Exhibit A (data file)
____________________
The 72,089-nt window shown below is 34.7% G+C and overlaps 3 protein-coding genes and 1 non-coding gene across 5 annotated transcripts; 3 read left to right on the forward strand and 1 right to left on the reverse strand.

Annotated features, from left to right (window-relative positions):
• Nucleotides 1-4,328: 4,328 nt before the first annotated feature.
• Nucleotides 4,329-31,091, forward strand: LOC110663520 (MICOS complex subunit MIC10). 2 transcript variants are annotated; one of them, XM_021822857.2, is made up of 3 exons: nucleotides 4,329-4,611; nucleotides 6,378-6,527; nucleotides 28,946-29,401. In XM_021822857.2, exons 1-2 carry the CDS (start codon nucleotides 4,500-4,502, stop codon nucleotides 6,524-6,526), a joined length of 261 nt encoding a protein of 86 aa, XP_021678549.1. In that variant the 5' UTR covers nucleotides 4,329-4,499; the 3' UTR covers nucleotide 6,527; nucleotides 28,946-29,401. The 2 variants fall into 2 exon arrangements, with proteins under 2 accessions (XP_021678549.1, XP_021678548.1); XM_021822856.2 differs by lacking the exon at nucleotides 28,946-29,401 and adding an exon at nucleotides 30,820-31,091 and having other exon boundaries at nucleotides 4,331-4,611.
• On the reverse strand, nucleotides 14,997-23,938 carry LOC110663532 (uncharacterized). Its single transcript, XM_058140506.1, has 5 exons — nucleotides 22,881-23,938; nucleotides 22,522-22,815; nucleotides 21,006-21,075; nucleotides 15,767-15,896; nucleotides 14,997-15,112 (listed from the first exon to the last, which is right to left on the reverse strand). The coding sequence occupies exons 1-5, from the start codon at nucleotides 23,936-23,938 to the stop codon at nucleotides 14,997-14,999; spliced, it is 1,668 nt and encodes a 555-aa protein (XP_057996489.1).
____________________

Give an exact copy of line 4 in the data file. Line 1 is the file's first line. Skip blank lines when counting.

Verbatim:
• Nucleotides 4,329-31,091, forward strand: LOC110663520 (MICOS complex subunit MIC10). 2 transcript variants are annotated; one of them, XM_021822857.2, is made up of 3 exons: nucleotides 4,329-4,611; nucleotides 6,378-6,527; nucleotides 28,946-29,401. In XM_021822857.2, exons 1-2 carry the CDS (start codon nucleotides 4,500-4,502, stop codon nucleotides 6,524-6,526), a joined length of 261 nt encoding a protein of 86 aa, XP_021678549.1. In that variant the 5' UTR covers nucleotides 4,329-4,499; the 3' UTR covers nucleotide 6,527; nucleotides 28,946-29,401. The 2 variants fall into 2 exon arrangements, with proteins under 2 accessions (XP_021678549.1, XP_021678548.1); XM_021822856.2 differs by lacking the exon at nucleotides 28,946-29,401 and adding an exon at nucleotides 30,820-31,091 and having other exon boundaries at nucleotides 4,331-4,611.